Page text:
But former Rams running back Dick Hoerner said Frontiere’s front office must share the fault.

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“I can’t blame Georgia for everything that is going on,” said Hoerner, who starred with the team from 1947 to 1951. “She hired people who supposedly knew how to run a football team. . . . It’s a money game now. It’s money, that’s all it is.”

For many Rams fans it was inevitable that their hearts would be broken by an owner they never really knew. Dubbed the “Howard Hughes of American football” by one rival owner, Frontiere seemed to prefer singing arias to furthering the on-field fortunes of her team.

For the past several years, all most Rams fans have seen of Frontiere is a flash of blonde curls, maybe a brief wave, at the occasional home game she watched from her two-story luxury box at Anaheim Stadium.

When she finally agreed to sit down and talk with local folks last month about keeping her team in town, she professed amazement at what they were offering--news that had been detailed in local papers and to Rams President John Shaw, the team’s surrogate owner, for months.

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“When we talked to Mrs. Frontiere about our proposal and mentioned guarantees, she expressed a great deal of surprise, turned to Shaw and said, ‘John, you mean there are guarantees in this proposal?’ ” said Frank Bryant, president of the Rams Booster Club. “It was as if she never heard of them before.”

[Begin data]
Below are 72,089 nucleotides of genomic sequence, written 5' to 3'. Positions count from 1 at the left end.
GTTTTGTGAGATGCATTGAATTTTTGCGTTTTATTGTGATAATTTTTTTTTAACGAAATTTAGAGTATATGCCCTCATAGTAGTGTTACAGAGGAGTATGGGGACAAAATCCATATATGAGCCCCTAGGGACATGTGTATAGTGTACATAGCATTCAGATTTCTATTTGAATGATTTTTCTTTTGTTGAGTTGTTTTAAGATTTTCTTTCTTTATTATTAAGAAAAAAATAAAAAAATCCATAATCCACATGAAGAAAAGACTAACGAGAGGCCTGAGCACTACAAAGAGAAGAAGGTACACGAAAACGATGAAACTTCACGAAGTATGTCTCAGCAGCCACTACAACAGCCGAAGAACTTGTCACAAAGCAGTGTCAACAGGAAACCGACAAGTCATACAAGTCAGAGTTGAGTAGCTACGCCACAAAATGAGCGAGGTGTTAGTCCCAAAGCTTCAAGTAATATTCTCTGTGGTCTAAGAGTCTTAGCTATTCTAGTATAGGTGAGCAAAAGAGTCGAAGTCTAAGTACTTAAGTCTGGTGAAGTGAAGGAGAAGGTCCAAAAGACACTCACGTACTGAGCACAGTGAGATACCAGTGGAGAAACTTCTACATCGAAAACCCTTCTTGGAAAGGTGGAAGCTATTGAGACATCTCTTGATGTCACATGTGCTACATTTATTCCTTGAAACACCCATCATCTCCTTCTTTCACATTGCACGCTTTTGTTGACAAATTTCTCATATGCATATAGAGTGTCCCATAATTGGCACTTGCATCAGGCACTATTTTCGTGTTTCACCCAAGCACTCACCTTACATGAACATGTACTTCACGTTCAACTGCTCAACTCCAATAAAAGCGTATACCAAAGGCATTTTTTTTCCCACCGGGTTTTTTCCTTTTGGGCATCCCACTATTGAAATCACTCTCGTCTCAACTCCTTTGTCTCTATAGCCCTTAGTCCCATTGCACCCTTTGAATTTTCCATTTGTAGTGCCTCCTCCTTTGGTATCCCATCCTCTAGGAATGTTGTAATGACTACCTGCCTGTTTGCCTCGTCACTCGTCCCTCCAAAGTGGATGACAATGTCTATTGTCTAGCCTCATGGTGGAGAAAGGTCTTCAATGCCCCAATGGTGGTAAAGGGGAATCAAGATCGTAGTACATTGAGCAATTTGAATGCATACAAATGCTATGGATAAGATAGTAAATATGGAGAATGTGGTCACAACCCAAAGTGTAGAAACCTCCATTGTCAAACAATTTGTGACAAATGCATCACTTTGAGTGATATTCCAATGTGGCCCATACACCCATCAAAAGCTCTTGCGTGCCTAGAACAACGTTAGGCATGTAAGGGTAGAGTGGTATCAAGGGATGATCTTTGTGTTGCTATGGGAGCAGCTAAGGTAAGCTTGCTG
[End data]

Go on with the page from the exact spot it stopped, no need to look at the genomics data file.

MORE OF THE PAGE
For the Rams boosters it was the last indignity. For the soft-spoken, dedicatedly feminine Frontiere it was one more muddled communication in 15 years of misunderstandings from a sporting public who never really accepted her.

“How can you say anything?” Frontiere said in an interview Saturday. “You’re taking something away from somebody, and they’re not going to be happy. I don’t think anyone will ever know how much I fought not to have this happen.

“Maybe if they had reacted sooner, and with some passion, and tried to find a way, but it wasn’t like that. It was like, ‘Oh well, let them go,’ ” she said. “I can’t stand the thought that people are thinking I just ran after the money. I mean, what did I do wrong here? I don’t want to make the same mistakes.”

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Trained, almost from birth, for a life as an entertainer, Frontiere long ago hired a pair of accountants to guard her from repeated sacking by the sports press.

From the time she inherited the team in 1979 after her sixth husband, Carroll Rosenbloom, drowned in the rough surf off Florida, Frontiere has had a tough go of it.

Lured by a lucrative real estate deal, Rosenbloom already had set in motion plans to move the team from the Los Angeles Coliseum, where it had played and made history for 30 years, to Anaheim, an hour’s drive and a world away for many of the team’s Westside fans.